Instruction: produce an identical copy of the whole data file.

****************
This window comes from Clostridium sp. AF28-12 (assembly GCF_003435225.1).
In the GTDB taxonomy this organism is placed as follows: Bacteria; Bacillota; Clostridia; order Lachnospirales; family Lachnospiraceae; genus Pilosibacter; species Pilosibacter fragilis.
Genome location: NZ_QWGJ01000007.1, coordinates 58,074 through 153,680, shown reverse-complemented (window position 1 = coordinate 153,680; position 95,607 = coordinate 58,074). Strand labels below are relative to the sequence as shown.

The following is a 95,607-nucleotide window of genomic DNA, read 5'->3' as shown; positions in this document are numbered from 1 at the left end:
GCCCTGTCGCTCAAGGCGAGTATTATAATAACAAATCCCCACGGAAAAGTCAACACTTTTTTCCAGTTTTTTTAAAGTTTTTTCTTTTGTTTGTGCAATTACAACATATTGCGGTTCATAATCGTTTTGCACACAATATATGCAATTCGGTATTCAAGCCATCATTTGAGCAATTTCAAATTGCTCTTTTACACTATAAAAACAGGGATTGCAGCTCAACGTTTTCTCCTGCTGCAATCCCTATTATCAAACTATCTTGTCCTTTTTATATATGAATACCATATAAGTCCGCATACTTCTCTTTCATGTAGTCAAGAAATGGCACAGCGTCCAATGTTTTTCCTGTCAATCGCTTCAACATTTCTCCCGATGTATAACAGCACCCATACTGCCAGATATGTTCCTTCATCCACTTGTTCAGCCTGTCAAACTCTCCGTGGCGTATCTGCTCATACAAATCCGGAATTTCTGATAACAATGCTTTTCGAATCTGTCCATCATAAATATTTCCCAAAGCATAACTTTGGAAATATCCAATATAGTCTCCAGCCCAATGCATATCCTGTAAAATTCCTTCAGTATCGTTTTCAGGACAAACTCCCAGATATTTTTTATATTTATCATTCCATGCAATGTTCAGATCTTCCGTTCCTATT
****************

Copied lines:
This window comes from Clostridium sp. AF28-12 (assembly GCF_003435225.1).
In the GTDB taxonomy this organism is placed as follows: Bacteria; Bacillota; Clostridia; order Lachnospirales; family Lachnospiraceae; genus Pilosibacter; species Pilosibacter fragilis.
Genome location: NZ_QWGJ01000007.1, coordinates 58,074 through 153,680, shown reverse-complemented (window position 1 = coordinate 153,680; position 95,607 = coordinate 58,074). Strand labels below are relative to the sequence as shown.

The following is a 95,607-nucleotide window of genomic DNA, read 5'->3' as shown; positions in this document are numbered from 1 at the left end:
GCCCTGTCGCTCAAGGCGAGTATTATAATAACAAATCCCCACGGAAAAGTCAACACTTTTTTCCAGTTTTTTTAAAGTTTTTTCTTTTGTTTGTGCAATTACAACATATTGCGGTTCATAATCGTTTTGCACACAATATATGCAATTCGGTATTCAAGCCATCATTTGAGCAATTTCAAATTGCTCTTTTACACTATAAAAACAGGGATTGCAGCTCAACGTTTTCTCCTGCTGCAATCCCTATTATCAAACTATCTTGTCCTTTTTATATATGAATACCATATAAGTCCGCATACTTCTCTTTCATGTAGTCAAGAAATGGCACAGCGTCCAATGTTTTTCCTGTCAATCGCTTCAACATTTCTCCCGATGTATAACAGCACCCATACTGCCAGATATGTTCCTTCATCCACTTGTTCAGCCTGTCAAACTCTCCGTGGCGTATCTGCTCATACAAATCCGGAATTTCTGATAACAATGCTTTTCGAATCTGTCCATCATAAATATTTCCCAAAGCATAACTTTGGAAATATCCAATATAGTCTCCAGCCCAATGCATATCCTGTAAAATTCCTTCAGTATCGTTTTCAGGACAAACTCCCAGATATTTTTTATATTTATCATTCCATGCAATGTTCAGATCTTCCGTTCCTATT